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Thursday, 29 October 2009

Some Good News on World Stroke Day

You might have read elsewhere that today is World Stroke Day. And that to mark the day, its been announced that an NHS initiative to speed up the treatment of stroke victims is being rolled out across Wales.

A very welcome development.

BMA Cymru recently gave evidence to the National Assembly’s Health Committee on stroke services in Wales as part of the professions ongoing campaign to improve what is one of the worst performing areas of the NHS in Wales. In almost every aspect of stroke care Wales lags behind the rest of the UK.

The new NHS initiative, overseen by the All Wales Stroke Services Improvement Collaborative, has been created over the last twelve months. It is about creating new ways of working to ensure that all stroke patients in Wales have access to automatic emergency care, and receive faster relevant treatment.

In Wales 11,000 people have a stroke each year, it’s the leading cause of disability and the country’s third biggest killer - yet for some reason Stroke hasn’t quite hit the radar of Joe Public as a major health concern.

Perhaps it’s because traditionally stroke has been seen as something that only happens to older people. That’s no longer the case – stroke can and does affect anyone.

Or perhaps it’s because in the past stroke was not considered a medical emergency. But now it’s well established that stroke victims require urgent and prompt specialist assessment and treatment – and that this is the greatest determinant of both survival and recovery.

Either way, the theme of this years World Stroke Day ‘Stroke, What Can I Do ?’ gets to the heart of the issue: that Strokes are preventable, and there is a whole lot that we as individuals can do.

Like so many other health conditions, most strokes are related to overall health and wellbeing. Almost half of all strokes in Wales could be prevented by regular blood pressure checks and by taking steps to improve overall health. I noticed that Joyce Watson AM has done some work on this issue this summer and out of the 1000 people whose blood pressure was taken, a third returned high / borderline readings – a major risk factor for stroke.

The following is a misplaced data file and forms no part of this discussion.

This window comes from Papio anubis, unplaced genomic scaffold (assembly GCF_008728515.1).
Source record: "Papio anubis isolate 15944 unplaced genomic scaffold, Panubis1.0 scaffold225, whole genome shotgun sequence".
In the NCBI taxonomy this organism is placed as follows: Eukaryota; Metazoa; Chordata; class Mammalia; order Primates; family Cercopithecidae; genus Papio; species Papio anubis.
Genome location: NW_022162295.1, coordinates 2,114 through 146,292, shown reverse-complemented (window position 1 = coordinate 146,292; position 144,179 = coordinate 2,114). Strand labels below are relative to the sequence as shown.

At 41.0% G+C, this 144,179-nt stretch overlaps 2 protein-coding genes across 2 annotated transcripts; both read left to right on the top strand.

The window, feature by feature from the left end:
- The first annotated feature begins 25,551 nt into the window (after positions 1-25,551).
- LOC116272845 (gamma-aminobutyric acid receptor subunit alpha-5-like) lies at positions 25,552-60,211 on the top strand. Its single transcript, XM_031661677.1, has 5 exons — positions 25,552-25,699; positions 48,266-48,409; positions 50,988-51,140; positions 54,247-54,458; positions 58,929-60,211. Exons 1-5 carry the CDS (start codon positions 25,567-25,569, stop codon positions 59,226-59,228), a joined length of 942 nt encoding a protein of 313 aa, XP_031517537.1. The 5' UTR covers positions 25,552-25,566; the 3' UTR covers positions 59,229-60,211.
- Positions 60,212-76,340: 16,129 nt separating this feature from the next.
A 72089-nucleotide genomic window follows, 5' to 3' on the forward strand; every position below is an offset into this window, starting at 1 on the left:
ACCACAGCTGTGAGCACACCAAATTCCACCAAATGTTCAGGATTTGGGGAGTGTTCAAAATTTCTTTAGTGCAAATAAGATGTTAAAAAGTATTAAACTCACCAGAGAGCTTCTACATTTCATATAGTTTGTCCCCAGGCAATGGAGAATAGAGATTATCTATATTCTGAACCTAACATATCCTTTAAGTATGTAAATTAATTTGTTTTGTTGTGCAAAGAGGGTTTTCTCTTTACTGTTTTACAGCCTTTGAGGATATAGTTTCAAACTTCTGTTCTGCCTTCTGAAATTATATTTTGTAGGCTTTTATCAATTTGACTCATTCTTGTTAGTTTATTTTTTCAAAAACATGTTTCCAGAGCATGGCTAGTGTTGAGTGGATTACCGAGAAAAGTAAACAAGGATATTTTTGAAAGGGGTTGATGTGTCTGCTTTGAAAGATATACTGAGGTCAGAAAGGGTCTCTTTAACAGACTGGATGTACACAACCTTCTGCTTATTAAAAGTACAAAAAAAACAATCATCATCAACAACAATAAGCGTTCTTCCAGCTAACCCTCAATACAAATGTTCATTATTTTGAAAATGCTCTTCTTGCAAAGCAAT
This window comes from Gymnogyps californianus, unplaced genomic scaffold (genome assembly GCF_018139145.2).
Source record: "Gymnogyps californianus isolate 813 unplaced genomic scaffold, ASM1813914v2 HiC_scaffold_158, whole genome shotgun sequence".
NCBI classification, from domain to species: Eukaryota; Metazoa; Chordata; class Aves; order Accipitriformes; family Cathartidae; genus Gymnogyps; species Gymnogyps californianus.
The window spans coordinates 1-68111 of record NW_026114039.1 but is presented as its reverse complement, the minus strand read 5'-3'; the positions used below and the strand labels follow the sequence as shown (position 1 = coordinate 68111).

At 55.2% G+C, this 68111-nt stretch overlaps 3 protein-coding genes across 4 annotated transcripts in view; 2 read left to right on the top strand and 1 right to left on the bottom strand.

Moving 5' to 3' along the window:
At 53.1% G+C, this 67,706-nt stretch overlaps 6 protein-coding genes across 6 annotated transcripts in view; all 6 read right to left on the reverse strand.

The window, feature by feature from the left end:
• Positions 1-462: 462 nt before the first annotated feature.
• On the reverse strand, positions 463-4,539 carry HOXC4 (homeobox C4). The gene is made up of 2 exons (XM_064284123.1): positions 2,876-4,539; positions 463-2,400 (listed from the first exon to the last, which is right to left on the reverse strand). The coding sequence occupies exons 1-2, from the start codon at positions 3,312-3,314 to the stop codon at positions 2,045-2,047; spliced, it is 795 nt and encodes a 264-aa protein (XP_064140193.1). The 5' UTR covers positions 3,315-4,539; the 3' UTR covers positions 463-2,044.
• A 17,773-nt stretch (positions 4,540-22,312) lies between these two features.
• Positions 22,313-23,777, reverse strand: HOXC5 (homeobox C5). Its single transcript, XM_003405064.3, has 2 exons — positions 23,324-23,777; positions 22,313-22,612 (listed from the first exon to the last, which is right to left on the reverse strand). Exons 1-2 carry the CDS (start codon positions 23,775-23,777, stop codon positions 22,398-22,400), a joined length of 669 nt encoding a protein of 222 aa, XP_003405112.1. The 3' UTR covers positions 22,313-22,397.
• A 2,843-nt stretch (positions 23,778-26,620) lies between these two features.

Individuals can also do something important just by knowing the symptoms of stroke, how to recognise it and what to do about them – knowing that a stroke requires a 999 response.

Our clinicians and other healthcare partners are struggling to manage the volumes of stroke patients in Wales in an environment which has a severe lack of specialists, which has far from adequate acute care provision and where rehabilitation services, to put it very mildly, are patchy.

Whilst we welcome the news that the new scheme is making improvements in stroke care in Wales – there is much more that the Assembly Government needs to do if Wales is going to achieve the standards seen elsewhere in the UK and begin to provide even an adequate level of services for stroke patients.

To that end, we have made series of recommendations on the steps that should be taken – nationally and more locally - in order to improve the provision of stroke services across Wales. Some of these will need investment, and in the current climate we realise that tough choices have to be made – but money should be chasing need and this is one area of healthcare that Wales can no longer afford to lag so far behind on.

As a priority we need to attract more stroke specialists to Wales while promoting stroke as a speciality to medical students and Junior Doctors; we must improve overall staffing levels including the number of dedicated sessions consultants can allocate to stroke care; and everyone in Wales should have access to a dedicated stroke unit (with appropriate rehabilitation and support services attached) within 30 minutes travel distance from their home.

Significant investment is needed at the acute care level, but the focus needs to be on the whole stroke journey.

What Wales needs is a comprehensive action plan on stroke.

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